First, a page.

Various efforts to eliminate certain types of bonds and tax credits also faded away. Private activity bonds, which are used to fund big construction projects at Tampa International Airport, colleges and universities, and nonprofit hospitals are preserved. So are tax-exempt bonds used to build or renovate professional stadiums, an important save as talks heat up next year about building a new stadium for the Tampa Bay Rays. New Markets Tax Credits, which have helped Tampa’s Metropolitan Ministries and other projects aimed at reducing blight, and affordable housing tax credits were saved. So were tax credits for historic preservation, although they will be spread over a longer period. These provisions collectively are worth hundreds of millions of dollars, but they help cover the cost of projects that improve the public and cultural life for communities throughout Tampa Bay and the nation.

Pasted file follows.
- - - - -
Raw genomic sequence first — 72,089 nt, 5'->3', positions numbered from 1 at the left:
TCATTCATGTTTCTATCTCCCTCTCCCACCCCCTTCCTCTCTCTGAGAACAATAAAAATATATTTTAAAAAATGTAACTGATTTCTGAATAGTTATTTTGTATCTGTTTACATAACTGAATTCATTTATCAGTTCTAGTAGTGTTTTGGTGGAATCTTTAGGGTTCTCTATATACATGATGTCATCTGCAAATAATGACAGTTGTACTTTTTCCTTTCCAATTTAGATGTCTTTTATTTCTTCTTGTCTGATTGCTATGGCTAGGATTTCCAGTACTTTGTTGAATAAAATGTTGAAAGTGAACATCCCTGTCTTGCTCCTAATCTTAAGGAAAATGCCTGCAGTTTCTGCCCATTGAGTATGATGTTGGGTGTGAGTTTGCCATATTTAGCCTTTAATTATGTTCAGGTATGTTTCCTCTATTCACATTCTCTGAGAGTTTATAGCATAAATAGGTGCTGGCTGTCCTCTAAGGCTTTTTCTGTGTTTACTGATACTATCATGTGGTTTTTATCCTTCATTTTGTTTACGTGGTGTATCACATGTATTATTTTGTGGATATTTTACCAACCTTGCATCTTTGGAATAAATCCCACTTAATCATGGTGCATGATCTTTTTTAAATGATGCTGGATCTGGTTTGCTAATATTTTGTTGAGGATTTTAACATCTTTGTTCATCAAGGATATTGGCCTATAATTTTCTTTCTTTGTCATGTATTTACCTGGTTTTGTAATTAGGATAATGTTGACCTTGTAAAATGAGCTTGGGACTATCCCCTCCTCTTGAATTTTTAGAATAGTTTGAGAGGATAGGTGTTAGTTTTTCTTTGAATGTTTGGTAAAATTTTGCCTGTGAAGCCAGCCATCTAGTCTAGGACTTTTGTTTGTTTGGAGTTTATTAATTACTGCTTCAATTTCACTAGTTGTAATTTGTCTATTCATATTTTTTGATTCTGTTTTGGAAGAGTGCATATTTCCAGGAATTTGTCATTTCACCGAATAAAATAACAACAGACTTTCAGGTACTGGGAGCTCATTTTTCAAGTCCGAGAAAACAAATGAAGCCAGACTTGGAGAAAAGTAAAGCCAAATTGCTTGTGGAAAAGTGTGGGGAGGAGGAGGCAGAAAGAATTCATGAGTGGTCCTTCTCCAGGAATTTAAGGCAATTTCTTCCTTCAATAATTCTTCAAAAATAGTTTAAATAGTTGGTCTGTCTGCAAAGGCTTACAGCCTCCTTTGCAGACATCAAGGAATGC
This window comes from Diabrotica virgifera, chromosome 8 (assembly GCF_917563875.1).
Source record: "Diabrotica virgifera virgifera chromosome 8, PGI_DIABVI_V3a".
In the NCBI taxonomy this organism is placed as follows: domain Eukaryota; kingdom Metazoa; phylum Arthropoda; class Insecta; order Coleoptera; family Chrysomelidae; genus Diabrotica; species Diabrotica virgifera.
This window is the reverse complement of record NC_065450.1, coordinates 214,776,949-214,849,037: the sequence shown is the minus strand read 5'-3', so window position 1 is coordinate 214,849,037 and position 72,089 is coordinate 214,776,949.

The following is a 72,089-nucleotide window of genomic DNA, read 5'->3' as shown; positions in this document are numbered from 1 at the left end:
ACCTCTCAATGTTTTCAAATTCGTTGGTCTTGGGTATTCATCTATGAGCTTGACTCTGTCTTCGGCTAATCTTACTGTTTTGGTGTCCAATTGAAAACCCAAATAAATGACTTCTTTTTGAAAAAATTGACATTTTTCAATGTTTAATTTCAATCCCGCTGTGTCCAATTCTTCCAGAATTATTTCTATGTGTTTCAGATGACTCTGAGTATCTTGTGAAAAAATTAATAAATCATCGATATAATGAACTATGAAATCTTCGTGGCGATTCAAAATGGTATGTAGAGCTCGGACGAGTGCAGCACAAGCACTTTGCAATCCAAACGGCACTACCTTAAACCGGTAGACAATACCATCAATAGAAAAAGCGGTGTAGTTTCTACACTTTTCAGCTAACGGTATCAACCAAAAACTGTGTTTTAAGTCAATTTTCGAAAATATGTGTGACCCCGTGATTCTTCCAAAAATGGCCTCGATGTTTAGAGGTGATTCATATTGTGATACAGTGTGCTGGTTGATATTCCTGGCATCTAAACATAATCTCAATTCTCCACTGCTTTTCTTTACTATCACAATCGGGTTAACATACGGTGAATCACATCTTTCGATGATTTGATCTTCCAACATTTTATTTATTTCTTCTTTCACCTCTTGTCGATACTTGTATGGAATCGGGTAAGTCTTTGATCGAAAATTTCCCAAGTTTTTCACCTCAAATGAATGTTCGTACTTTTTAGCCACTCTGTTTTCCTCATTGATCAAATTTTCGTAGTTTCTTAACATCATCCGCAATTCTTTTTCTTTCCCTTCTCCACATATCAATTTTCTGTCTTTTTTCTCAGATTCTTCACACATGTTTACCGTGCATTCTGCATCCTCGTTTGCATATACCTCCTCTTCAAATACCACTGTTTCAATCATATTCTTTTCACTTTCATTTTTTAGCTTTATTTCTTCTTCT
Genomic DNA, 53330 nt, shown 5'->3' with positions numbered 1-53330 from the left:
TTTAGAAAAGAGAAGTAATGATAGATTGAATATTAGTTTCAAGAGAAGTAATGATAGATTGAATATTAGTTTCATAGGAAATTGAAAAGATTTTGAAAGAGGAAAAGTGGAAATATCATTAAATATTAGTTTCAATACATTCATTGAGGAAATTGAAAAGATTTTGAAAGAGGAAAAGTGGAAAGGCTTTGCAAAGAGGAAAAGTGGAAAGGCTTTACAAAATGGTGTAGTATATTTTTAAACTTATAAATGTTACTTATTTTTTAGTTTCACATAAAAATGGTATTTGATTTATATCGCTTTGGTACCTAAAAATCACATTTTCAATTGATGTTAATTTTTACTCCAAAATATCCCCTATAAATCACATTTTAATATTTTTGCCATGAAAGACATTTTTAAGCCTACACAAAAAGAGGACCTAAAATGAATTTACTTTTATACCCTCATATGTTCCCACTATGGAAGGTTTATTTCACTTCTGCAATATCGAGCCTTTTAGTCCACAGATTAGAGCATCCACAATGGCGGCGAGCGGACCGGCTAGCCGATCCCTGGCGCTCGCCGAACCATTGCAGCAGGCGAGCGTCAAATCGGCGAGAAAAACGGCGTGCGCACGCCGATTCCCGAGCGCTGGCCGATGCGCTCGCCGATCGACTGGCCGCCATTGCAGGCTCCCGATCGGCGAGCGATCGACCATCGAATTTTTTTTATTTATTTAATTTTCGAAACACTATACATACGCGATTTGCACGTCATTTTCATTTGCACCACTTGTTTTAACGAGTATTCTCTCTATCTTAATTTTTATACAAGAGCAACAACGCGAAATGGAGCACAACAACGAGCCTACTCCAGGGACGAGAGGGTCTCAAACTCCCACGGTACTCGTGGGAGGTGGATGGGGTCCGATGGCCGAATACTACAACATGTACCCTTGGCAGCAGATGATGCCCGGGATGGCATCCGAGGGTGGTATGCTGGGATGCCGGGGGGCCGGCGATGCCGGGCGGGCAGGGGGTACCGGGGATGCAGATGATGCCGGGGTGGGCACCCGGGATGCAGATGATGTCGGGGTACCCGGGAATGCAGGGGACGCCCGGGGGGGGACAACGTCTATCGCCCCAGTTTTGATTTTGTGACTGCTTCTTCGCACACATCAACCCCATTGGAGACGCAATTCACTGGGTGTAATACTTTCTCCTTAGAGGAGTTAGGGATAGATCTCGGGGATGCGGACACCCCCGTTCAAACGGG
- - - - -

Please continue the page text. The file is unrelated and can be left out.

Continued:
More broadly, congressional negotiators removed some of the other high-profile, punitive provisions from the final bill. The House’s attempts to tax graduate school tuition waivers and employer-paid tuition were taken out. Teachers also still will be able to take the $250 deduction for personal money they spend on classroom supplies.

Overall, this tax cut package remains unnecessary and too expensive. It won’t come close to paying for itself, and it is based on the flawed theory that tax cuts for businesses and the wealthy trickle down to produce higher wages and lots of jobs for the poor and middle class. But Republicans appear to have the votes to pass the legislation, and the modest silver lining is that Rubio and others made positive changes to take a little of the sting out of it.

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Editorial: Did Rick Scott’s wallet affect his epiphany on rail line?

Editorial: Did Rick Scott’s wallet affect his epiphany on rail line?

Within weeks of taking office in 2011, Gov. Rick Scott made one of the worst decisions of his administration and refused $2.4 billion in federal money for a high-speed rail line between Tampa and Orlando. Within months of leaving office, the governor...